***Originally, this was posted on my HardTe.ch blog, but I've since consolidated all of them here***
Something is rotten in the state of startups… The promise of technology, to further humanity by solving the real problems of our day, is in decay. We’ve gone from solving real problems to increasingly vapid me-too startups trying to make a quick buck on the flip. What’s gone wrong? Aren’t we seeing a massive amount of innovation today!?!
So yea, the world of the web has been unlocked so, for the cost of living, you too can build a web service and maybe a business along with it. The landrush is now in full swing to apply these new techniques to the frontiers of markets henceforth unseen.
We all know the keys to our new found superpowers:
- Open Source Software - We stand on giants’ shoulders - free of charge!
- Cheap / Scalable Hosting - No longer a fixed cost - often free.
- Ubiquitous Broadband - Yea, dial-up sucked…
- Community - Startups are a “thing” with advocates and meetups around the globe.
- Proven Techniques - Blank, Ries, Fried, etc. all helped show us nerds the way to salvation in how to really build a business, and we saw people just like us succeeding.
- Ample Investment - Those who cashed out before are now making funds and investments into others on the same journey. Investors with real experience and money - priceless.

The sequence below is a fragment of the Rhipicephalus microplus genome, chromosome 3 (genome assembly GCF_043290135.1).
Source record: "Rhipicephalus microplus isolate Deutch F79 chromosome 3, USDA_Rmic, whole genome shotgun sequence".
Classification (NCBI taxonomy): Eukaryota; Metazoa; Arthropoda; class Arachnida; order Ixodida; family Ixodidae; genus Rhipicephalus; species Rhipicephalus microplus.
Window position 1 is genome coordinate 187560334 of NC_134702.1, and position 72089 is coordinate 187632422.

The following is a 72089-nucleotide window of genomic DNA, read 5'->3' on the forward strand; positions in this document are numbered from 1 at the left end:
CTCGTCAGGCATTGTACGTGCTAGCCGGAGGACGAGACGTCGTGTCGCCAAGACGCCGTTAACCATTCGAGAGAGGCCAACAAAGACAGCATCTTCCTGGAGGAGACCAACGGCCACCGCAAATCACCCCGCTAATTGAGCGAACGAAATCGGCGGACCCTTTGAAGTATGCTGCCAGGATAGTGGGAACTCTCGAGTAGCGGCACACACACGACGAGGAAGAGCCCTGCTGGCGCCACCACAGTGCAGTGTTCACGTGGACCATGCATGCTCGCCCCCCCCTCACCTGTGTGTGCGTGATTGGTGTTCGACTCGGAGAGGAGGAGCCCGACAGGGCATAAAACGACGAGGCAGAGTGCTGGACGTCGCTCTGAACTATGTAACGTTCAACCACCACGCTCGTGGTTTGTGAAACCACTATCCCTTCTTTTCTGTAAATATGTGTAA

All this though, and where have we taken this train? Daily deals, digital coupons, social “gaming”, fart apps, etc. Having moved to San Francisco a few months ago, I could fund my next startup with a dime from every Social-Mobile-GameMechanized-with-Deals startup I’ve run into. Please refer to thispublic service announcement for more details.
This isn’t to say that the internet game is done, far from it, the cards are far from down, but the web has certainly matured greatly - which means less low-hanging fruit for us to work with. What I want to know is: what’s the next land rush in technology?
I don’t claim to know this, but I think we’re going to go through something similar to what we did with the web: lots of hard problems to solve that establish our superpowers and then a landrush of people using these powers to fill the void. In search of solving these hard, more-than-software problems, I’m starting this blog to look into the growing trend of startups that have a product based on making physical things.
There’s no good term for them, so I thought I’d make my own: HardTech - blending the elements of the difficult and the physical to form companies that solve real problems in the real world. This is the first page of my journey to explore the coming revolution, and I hope you’ll join me along the way.